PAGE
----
3 Keys To Get Your Foot In The Door With Public Sector Buyers

By Russ Mann of Onvia

Sales and marketing executives often overlook the government market – they see it as too complex and believe that it’s only for the largest players. But the truth is, there are opportunities for all businesses – small, mid-size and large – to earn significant revenue by securing government contracts. In fact, the U.S. government makes it a point to award work to local, small and minority-owned businesses.

Service providers, dealers, distributors and manufacturers in a wide range of industries like transportation, IT, engineering and construction are seizing the opportunity to grow their business in one of the largest marketplaces in the world. Yes, U.S. federal, state, local and education agencies in the U.S. spend a combined $2 trillion annually, and a piece of that pie is likely being spent on the goods or services that your company provides.

Here are 3 proven strategies you can do right now to break into the business of government contracting and drive sales growth by 30 percent to 70 percent.

Don’t Sweat the ‘Small’ Stuff

One of the unique differences in the government market is that buyers have set requirements to award contracts to small and minority-owned businesses.

In fact, the U.S. Federal Government sets aside money with a goal to spend at least 23 percent of its budget on contracts with qualifying small businesses. In 2016, Federal agencies exceeded that goal with $100 billion (24.43 percent) going to small businesses and another $82 billion going to veteran, women and minority-owned businesses, according to the Small Business Administration..

The opportunity doesn’t stop at the Federal level – it also exists in abundance at the state, local and educational  levels of government.

Here’s a few key examples:

  • The state of New York has a spending target of $310 billion with a small business set aside goal of 30 percent. That’s at least $93 billion worth of contracts.
  • New Jersey’s budget is $111 billion with a 25 percent set-aside goal, or at least $28 billion.
  • Connecticut’s budget is $45 billion with a set-aside goal of 25 percent, or at least $11 billion in contracts going to small and medium-sized businesses.

Don’t buy into the myth that government contracts are reserved only for large companies.

Take a Proactive Approach

In what other marketplace will your customer advertise when they want to buy a service? Government buyers do, and that’s unique.

A common belief is that government customers do this only through a formal bid or RFP (requests for proposals) process. And while it’s always important to monitor bids as they hit the street, win-rates can be significantly increased by looking beyond the bid and leveraging data that allows you to track future spending, monitor the competition and analyze patterns:

  • Forecast the future: By studying expiring term contracts coming up for renewal and line items in agency budgets and spending plans, you can forge relationships with government customers well before the competition is aware of the opportunity.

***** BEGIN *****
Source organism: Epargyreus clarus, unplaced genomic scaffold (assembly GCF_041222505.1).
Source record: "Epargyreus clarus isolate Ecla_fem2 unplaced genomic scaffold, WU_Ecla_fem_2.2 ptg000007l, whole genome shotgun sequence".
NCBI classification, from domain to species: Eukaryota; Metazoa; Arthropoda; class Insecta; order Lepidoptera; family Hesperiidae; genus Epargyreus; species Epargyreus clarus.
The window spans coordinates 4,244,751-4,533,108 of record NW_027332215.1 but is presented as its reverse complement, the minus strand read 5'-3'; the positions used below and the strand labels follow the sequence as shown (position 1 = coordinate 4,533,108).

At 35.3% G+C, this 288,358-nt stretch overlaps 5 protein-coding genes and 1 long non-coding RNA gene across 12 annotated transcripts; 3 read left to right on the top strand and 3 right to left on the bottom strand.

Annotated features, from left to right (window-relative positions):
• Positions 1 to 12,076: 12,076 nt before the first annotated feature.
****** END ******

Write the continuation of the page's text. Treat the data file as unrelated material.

• Monitor the competition: Historical spending information such as award announcements and bid results can help you analyze and understand where your competitors are strong, where they are weak and unveil opportunities to expand a territory or unseat an incumbent.
  • Analyze patterns: Historical contract information can also help you monitor the performance of your partners, distributors or resellers. Studying contracting patterns can reveal when a distributor is favoring a competitor’s product line and identify opportunities to score bigger, larger deals.

Build Trust Through Contextual Knowledge

The most successful companies utilize information and resources to better understand the context around a purchase and build meaningful agency relationships. This means acting as trusted advisors who understand agency goals and positioning solutions in ways that meet those objectives. Here are a few examples of strategies they use:

  • Influence the influencers: Companies too often make the mistake of limiting outreach to a single decision maker. Broaden your outreach to all key buying influencers (beyond just the purchasing agent) such as the end user, the CIO and other beneficiaries.
  • Study decision criteria: Another unique aspect of the government market is the accessibility of information. With the Freedom of Information Act, often referred to as FOIA, vendors can obtain decision-making criteria around an already awarded contract. Information like this can reveal agency buying tendencies, competitive bid intelligence and pricing insights.

The bottom line? Government agencies across the country are likely purchasing what your company offers. In fact, breaking into the public sector market can be easy, especially for small and minority owned businesses who can help agencies meet their contracting goals.

 

Russ Mann is CEO and President of Onvia. He had been CEO and co-founder of Covario, a venture-backed search marketing software and services company with globally recognized enterprise clients. Mann serves on the Board of Ooma, a publicly traded cloud-based telephony company serving consumers as well as small and medium businesses. Mann joined Onvia from Outerwall, where he led the turnaround and growth in profitability for the Gazelle e-commerce electronic marketplace.

The views, opinions and positions expressed within this guest post are those of the authors alone and do not represent those of CBS Small Business Pulse or the CBS Corporation. The accuracy, completeness and validity of any statements made within this article are verified solely by the authors.

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